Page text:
Born in Winnetka, Illinois, Fairfield Porter grew up in a family that placed great value on the importance of the arts. From a young age he traveled with his family on vacations to Europe, where paintings by Leonardo, Titian, Veronese, and Turner made a huge impression on him. Porter graduated with a degree in fine art from Harvard in 1928 and moved to New York, where he attended the Art Students League for two years. During the Great Depression, he became involved in politics and Socialism, which led him to writing assignments for the Socialist magazine Arise. He wrote art criticism throughout his life, and in 1951 he was appointed associate editor for Art News. Although a representational painter during a period more noted for abstraction, Porter rejected claims that he was continuing the tradition of American realist painting. He felt that his ambitions had more in common with the abstract artists of his generation such as Willem de Kooning and Joan Mitchell, because he valued the process of painting more highly than any desire to accurately record the subject in front him. Porter's paintings often depict his immediate environment and were mostly created at the family house in Southampton, New York, or at his vacation home at Great Spruce Head Island, Maine.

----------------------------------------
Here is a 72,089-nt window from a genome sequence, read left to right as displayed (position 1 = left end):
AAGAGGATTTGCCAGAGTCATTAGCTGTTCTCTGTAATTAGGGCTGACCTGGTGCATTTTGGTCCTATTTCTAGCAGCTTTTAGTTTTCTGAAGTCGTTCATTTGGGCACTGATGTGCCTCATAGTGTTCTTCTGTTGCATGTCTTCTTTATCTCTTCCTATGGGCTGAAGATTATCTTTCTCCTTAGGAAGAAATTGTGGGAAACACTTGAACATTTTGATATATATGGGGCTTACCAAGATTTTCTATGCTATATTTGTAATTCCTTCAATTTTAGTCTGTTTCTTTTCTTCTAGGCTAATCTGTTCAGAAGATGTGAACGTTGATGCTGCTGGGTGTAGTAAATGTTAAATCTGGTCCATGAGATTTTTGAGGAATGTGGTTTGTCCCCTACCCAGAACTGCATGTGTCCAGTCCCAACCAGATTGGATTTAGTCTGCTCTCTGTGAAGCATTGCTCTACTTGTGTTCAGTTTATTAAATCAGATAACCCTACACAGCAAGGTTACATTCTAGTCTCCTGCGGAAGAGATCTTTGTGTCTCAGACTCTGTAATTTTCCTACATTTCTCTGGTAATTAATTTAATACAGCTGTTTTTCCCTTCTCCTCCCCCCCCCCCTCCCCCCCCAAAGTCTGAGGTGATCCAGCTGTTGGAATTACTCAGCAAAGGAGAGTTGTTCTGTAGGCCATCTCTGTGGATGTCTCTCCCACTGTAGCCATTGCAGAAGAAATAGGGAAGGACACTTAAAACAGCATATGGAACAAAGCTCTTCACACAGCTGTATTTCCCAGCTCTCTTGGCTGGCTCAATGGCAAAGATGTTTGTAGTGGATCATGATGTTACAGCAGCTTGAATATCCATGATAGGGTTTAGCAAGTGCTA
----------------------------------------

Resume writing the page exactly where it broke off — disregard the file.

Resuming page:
Luce Artist Biography